The largest study of the relationship between military aviation and cancer to date concluded that incidences of certain cancers are more prevalent among fighter pilots than their military colleagues and the overall population.
Conducted by the Air Force Research Laboratory’s 711th Human Performance Wing, the study traced cancer-related illnesses and deaths among the service’s fighter aviators who served between 1970 and 2004.
“U.S. Air Force fighter aviators [during the years the study entailed] … had similar outcomes as their fellow officers, with the exception of greater incidence of melanoma skin and prostate cancers, and a suggestive association with non-Hodgkin lymphoma,” the report stated. “These are the same three cancers – the only three cancers – for which the standardized incidence and mortality ratios were statistically elevated.”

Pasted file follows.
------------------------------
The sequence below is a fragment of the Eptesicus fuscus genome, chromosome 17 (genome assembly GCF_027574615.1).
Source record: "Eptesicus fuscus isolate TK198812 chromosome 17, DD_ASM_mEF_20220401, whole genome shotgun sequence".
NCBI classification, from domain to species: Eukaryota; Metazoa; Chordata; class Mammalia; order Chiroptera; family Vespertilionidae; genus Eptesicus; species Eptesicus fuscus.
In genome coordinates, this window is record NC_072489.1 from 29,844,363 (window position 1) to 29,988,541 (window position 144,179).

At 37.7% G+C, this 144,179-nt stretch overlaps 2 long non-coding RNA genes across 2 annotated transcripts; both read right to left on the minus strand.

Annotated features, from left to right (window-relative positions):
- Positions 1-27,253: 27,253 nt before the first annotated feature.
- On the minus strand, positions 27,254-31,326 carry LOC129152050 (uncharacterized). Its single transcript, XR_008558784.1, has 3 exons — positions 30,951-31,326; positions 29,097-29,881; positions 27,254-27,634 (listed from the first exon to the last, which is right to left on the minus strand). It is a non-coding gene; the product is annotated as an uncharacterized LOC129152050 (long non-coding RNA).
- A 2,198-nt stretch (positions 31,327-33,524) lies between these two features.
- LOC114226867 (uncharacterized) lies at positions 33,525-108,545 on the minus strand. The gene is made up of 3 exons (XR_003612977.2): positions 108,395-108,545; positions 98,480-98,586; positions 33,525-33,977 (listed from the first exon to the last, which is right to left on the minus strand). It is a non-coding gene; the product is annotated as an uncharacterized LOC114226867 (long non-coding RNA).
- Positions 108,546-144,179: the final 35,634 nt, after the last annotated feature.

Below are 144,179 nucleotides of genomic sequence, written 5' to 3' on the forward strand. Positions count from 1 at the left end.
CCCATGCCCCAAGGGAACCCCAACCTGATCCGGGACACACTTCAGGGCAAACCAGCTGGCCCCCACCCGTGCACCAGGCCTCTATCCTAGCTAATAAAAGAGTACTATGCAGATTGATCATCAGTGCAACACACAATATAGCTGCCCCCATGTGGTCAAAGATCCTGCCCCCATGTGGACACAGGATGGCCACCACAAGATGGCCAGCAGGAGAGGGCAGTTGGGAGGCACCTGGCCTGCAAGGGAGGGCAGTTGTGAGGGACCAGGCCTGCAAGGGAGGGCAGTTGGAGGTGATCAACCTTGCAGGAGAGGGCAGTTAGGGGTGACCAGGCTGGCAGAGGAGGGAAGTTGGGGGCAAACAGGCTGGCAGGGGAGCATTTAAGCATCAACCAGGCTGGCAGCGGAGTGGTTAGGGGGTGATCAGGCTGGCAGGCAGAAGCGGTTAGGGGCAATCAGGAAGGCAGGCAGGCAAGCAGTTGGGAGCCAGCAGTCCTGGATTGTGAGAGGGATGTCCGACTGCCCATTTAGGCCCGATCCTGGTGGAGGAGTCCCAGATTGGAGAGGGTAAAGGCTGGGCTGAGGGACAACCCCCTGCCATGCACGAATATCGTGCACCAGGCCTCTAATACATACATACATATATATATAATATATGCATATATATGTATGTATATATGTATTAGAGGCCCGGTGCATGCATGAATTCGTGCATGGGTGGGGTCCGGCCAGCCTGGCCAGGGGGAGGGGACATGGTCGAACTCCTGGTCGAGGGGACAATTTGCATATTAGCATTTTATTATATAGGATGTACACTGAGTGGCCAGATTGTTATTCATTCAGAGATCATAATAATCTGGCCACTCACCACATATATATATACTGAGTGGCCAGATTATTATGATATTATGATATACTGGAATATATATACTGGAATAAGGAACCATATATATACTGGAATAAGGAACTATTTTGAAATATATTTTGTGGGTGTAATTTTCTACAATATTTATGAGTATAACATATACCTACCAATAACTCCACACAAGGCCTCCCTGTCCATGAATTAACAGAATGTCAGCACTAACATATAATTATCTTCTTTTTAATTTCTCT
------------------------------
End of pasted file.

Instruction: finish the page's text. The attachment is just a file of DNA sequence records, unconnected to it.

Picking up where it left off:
The researchers determined that air frames – such as that of the F-100 Super Sabre – probably had more to do with cancer occurrences than fighter aviation itself. They also noted that exposure to galactic cosmic radiation probably did not contribute to contracting cancer, “but other sources of ionizing radiation have not been exonerated.”